Yes, people still love each other. But no, the old ways of showing it don’t hold true anymore, which is becoming a serious problem for those in the jewelry industry. What to do? Turn to anthropology.
As I explain in my blog for Luxury Daily, shifting social conventions have caused many consumers, especially millennials, to no longer feel that it’s necessary to marry their significant other. This is turn has impacted many high-end businesses, most critically the luxury jewelry industry.
At Simon Associates Management Consultants, we use the tools and methods of anthropology to help organizations see their businesses with fresh eyes and then adjust their company culture so they can grow and thrive in changing times. To help jewelers adapt to the new ways people are expressing love and commitment, we recently met with several of them from across the United States to discuss strategy.
As we discovered in our sessions, many of them had built their businesses around weddings, with a particular concentration on diamond engagement rings. These sales have fallen year after year, forcing them to now shift their focus. But how and to what?
Not your mom and dad’s love-and-marriage scenario
There is no shortage of changes battering the jewelry industry, namely:
“Smart jewelry” is the hot new thing, disrupting the traditional retail model through digital and mobile integrations.
Today, weddings are just not taking place as they did in the past, and marriage is not the be-all, end-all that it used to be. As evidence, in 2012, 78 percent of men and 67 percent of women had not married by age 25. Less than 50 years ago, it was the reverse: by the age of 25, only 28 percent of men and 13 percent of women had not married.
3. Sharing economy
Because of limited job prospects, massive student debt and decreased social pressure to marry, it’s no wonder that many young people are putting off marriage or living with each other instead.
4. Retail shopping for luxury goods has given way to online
For luxury jewelers, the shift to online shopping has been a big blow. Gone are the days when couples came into their stores to benefit from the expertise of the jeweler and enjoy the experience of buying something of great value in a beautiful setting. Now, they go online to find, price-compare and in many case, purchase their jewelry.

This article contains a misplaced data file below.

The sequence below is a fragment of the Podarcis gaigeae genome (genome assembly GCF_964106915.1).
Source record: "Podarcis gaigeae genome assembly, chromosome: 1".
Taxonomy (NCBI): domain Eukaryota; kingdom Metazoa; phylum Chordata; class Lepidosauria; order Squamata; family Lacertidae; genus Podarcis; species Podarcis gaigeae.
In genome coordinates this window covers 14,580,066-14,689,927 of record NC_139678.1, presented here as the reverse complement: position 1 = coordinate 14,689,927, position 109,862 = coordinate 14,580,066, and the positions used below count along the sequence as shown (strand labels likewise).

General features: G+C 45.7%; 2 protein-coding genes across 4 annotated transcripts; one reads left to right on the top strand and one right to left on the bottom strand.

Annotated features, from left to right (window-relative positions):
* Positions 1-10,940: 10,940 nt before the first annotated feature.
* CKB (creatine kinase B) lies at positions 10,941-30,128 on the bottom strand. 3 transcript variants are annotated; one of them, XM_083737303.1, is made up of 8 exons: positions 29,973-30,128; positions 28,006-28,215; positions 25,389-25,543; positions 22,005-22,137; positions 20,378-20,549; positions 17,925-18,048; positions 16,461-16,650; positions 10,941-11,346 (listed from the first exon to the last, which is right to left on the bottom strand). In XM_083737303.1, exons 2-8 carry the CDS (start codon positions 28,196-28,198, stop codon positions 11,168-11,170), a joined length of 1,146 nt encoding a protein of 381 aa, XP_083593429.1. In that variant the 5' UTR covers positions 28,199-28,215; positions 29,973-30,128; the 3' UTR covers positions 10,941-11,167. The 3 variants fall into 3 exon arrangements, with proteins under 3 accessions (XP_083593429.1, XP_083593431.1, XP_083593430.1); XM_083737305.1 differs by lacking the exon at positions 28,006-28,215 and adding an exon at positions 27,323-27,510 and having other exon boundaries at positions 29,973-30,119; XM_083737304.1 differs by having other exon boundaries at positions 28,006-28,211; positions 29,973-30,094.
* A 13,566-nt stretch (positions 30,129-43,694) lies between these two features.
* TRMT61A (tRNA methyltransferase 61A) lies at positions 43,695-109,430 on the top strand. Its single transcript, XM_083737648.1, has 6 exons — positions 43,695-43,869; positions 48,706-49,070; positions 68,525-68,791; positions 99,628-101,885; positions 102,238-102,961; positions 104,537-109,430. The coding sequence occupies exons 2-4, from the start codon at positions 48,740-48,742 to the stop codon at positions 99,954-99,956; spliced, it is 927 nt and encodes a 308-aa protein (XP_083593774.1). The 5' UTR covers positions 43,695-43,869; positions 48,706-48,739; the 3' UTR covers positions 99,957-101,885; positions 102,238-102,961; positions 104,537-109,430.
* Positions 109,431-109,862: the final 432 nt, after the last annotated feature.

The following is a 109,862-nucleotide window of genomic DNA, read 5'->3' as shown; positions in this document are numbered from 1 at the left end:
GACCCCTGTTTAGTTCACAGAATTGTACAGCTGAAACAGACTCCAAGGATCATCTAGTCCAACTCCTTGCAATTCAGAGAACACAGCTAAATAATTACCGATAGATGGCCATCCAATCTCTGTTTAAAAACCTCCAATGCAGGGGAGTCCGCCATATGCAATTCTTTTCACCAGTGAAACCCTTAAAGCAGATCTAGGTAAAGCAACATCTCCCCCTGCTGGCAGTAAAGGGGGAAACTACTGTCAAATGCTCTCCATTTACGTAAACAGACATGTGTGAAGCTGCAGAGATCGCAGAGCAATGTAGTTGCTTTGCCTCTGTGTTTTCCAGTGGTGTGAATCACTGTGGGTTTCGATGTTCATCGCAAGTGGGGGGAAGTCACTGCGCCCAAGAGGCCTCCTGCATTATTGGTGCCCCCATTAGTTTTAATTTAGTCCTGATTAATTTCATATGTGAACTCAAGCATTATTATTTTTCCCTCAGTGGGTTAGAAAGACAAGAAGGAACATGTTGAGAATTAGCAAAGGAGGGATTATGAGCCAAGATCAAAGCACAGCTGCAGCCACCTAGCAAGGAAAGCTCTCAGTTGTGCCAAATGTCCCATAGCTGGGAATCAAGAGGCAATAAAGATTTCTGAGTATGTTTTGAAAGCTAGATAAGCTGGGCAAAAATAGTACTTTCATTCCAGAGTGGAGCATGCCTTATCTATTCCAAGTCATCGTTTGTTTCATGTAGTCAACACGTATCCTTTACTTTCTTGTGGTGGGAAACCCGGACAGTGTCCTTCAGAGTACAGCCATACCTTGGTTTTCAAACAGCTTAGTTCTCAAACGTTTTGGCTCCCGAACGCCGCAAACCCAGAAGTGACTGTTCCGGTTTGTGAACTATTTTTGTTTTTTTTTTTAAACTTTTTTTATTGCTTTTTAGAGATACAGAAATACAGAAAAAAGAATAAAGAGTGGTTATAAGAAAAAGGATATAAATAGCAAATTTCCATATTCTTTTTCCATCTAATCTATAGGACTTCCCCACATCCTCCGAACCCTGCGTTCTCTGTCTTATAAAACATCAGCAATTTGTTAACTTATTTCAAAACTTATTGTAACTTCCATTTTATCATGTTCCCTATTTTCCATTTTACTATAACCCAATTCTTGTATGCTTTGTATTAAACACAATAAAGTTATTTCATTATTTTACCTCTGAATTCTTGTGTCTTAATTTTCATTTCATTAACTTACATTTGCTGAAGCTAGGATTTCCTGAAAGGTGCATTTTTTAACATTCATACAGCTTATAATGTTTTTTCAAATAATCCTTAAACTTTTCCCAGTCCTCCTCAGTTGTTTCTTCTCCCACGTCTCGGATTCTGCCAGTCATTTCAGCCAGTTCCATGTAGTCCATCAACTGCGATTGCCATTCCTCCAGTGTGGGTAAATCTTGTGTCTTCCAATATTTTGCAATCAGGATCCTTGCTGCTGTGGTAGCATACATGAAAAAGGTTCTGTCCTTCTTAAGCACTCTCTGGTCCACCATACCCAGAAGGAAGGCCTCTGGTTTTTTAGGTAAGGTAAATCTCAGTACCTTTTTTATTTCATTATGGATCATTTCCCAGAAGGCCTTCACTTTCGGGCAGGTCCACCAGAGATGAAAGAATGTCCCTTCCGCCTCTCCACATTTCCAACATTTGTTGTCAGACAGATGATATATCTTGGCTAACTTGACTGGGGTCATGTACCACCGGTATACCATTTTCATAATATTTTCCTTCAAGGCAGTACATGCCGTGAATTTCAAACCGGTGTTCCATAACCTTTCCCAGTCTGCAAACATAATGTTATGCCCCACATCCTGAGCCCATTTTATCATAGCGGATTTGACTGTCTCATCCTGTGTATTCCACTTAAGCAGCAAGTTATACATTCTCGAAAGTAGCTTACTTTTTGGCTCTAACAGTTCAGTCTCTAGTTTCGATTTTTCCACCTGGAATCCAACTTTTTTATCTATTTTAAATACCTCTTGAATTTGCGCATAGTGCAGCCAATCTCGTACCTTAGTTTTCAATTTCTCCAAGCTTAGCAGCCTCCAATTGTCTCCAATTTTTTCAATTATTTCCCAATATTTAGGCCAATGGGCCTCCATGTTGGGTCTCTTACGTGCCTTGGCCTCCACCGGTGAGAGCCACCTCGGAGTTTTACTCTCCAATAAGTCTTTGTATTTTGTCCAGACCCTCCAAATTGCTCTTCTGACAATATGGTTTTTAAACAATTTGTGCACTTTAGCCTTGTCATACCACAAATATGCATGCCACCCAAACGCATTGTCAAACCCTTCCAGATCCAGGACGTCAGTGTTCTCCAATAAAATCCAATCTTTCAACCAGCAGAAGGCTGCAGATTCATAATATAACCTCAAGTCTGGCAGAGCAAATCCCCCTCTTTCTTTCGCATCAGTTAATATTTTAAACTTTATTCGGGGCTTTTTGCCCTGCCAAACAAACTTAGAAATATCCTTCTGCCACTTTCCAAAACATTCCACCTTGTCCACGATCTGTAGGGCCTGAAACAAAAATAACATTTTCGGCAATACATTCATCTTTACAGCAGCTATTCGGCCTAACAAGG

The key to connecting with today’s jewelry buyers is to reach them in fresh, innovative ways
What we told our jeweler clients holds true for anyone in a shifting business climate: Change calls for agility, innovative thinking, forging more mutually beneficial relationships with manufacturers, and shifting one’s attitude towards the consumer.
Today’s buyers want fast, personalized solutions, delivered through channels that suit their lifestyles, from transportation to groceries to diamond rings. The entire luxury jewelry industry needs to realize that the way forward is to adapt and change, again and again. Find out what today’s consumers want (and don’t want), and how and when they want it, and then get busy crafting innovative, proprietary ways to give it to them.
Because, as I say in my article, to stand still is to go irrevocably backward.
Learn more about how anthropology can help turn around industries in decline
You can read another of my articles on how we have helped jewelers re-think and change the way they approach their business by clicking here.
Ready to give “a little anthropology” a try?
By using anthropology to help organizations respond to the changes taking place all around them, we help them better understand how to adapt their business models, competitive positions and their company culture so they can thrive, just just survive. Read more about our anthropological approach to business change on our website here.
Want to learn more about Corporate Anthropology?
From Observation to Innovation,
Corporate Anthropologist | President
Simon Associates Management Consultants